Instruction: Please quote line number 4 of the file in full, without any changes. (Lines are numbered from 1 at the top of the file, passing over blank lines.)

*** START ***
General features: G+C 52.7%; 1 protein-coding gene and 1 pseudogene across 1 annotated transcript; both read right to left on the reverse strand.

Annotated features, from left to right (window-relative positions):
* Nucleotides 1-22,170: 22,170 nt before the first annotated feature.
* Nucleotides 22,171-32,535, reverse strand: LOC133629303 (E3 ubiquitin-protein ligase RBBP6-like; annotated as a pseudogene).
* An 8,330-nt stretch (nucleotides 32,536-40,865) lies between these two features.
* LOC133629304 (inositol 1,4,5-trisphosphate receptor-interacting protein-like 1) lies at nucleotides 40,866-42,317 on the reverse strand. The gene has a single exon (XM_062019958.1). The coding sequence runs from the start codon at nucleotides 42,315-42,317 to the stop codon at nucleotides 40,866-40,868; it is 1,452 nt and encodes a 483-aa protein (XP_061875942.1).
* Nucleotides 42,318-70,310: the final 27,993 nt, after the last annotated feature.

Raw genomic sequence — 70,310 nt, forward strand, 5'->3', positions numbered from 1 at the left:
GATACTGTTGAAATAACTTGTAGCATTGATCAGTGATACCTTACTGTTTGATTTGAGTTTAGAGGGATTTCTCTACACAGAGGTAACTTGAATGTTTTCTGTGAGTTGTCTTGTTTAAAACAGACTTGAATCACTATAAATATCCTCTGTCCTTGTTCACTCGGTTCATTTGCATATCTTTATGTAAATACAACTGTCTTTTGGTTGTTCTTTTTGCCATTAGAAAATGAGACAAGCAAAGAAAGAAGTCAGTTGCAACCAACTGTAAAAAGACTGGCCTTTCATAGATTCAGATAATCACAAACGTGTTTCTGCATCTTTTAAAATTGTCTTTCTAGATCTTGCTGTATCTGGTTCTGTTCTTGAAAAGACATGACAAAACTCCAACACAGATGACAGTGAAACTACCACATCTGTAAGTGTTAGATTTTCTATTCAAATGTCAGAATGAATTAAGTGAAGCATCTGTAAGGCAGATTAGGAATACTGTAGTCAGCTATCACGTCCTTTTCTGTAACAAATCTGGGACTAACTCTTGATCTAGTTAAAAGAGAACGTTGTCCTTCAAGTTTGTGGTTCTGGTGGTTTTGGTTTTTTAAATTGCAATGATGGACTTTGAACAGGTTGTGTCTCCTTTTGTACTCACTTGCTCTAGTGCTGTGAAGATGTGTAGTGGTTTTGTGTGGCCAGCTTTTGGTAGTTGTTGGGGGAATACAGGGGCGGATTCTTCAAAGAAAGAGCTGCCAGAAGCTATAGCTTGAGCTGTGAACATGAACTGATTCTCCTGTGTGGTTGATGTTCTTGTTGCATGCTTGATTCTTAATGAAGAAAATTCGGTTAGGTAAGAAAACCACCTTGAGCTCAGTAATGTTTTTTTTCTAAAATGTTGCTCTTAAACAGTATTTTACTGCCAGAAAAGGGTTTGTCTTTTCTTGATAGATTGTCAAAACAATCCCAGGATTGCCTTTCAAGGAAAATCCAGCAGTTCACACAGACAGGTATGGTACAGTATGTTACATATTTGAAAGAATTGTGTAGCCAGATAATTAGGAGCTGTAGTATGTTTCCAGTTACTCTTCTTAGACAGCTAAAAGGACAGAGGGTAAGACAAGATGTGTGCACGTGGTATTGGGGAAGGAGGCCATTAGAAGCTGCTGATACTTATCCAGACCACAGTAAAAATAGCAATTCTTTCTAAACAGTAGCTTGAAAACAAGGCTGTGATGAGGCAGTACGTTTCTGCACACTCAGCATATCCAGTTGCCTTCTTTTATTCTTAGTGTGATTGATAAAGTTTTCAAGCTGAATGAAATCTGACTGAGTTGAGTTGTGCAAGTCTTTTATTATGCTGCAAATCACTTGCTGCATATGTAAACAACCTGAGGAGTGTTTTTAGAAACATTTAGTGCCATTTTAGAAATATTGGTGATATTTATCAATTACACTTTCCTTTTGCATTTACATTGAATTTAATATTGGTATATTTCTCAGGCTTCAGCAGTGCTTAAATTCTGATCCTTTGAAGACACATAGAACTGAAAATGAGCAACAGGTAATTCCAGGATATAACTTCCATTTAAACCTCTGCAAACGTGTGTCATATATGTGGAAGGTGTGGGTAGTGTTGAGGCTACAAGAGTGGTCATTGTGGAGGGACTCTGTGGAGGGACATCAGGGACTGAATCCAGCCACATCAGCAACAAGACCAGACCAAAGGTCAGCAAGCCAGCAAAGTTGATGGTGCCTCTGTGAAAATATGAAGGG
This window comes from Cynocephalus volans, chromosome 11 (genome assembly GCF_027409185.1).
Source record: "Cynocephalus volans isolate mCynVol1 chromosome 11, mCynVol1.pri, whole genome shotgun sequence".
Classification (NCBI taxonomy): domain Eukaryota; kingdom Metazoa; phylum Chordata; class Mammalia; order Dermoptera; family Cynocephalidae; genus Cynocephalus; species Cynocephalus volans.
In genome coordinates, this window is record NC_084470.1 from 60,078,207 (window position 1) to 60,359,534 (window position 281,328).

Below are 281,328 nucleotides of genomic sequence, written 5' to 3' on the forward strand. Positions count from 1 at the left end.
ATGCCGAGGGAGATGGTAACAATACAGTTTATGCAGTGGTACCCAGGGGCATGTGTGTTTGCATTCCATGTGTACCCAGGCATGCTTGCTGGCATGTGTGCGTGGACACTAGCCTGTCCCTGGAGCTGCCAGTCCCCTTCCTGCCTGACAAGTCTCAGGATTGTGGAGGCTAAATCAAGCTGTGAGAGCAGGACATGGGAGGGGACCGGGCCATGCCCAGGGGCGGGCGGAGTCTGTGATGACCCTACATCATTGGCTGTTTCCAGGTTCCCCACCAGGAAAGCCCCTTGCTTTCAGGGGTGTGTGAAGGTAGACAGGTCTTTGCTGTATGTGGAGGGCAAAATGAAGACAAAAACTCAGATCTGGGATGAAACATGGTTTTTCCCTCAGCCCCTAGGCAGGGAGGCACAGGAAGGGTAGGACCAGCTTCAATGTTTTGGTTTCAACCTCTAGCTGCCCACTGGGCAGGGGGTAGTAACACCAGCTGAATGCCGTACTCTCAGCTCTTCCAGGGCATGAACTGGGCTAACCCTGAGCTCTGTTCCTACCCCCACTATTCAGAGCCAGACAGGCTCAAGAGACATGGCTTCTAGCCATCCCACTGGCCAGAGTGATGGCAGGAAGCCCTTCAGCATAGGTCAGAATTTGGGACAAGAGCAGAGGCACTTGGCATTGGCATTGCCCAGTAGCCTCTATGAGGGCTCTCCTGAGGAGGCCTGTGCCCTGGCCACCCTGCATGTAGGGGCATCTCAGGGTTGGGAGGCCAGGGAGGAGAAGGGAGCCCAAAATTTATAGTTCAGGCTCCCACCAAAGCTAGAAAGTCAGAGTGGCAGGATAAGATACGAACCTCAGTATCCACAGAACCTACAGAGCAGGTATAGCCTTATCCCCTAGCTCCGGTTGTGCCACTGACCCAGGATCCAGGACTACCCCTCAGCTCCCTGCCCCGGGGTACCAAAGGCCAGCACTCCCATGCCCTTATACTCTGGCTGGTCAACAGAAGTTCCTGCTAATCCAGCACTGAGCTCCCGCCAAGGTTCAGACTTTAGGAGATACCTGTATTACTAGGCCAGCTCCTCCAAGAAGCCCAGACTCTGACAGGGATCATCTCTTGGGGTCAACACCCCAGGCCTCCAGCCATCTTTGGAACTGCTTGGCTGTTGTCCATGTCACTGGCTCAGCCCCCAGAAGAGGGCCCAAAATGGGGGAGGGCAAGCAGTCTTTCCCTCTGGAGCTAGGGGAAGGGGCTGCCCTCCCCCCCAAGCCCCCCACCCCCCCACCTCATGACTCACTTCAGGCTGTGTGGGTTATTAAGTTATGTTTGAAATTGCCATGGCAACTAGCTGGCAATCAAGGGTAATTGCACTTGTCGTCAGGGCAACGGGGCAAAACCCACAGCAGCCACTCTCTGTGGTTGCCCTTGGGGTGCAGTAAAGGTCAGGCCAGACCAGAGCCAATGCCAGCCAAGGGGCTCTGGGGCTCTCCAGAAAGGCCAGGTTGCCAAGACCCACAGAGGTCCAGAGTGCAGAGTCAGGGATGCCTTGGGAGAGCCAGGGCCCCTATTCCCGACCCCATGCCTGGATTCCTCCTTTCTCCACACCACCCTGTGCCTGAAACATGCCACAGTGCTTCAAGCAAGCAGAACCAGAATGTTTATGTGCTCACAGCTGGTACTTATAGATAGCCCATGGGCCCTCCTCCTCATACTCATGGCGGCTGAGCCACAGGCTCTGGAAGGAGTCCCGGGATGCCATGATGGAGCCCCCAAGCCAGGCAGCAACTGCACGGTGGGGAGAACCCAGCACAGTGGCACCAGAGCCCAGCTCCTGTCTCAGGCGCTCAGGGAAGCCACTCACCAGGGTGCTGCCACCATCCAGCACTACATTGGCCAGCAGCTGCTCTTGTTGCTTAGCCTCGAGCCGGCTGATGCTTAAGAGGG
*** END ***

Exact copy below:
* Nucleotides 22,171-32,535, reverse strand: LOC133629303 (E3 ubiquitin-protein ligase RBBP6-like; annotated as a pseudogene).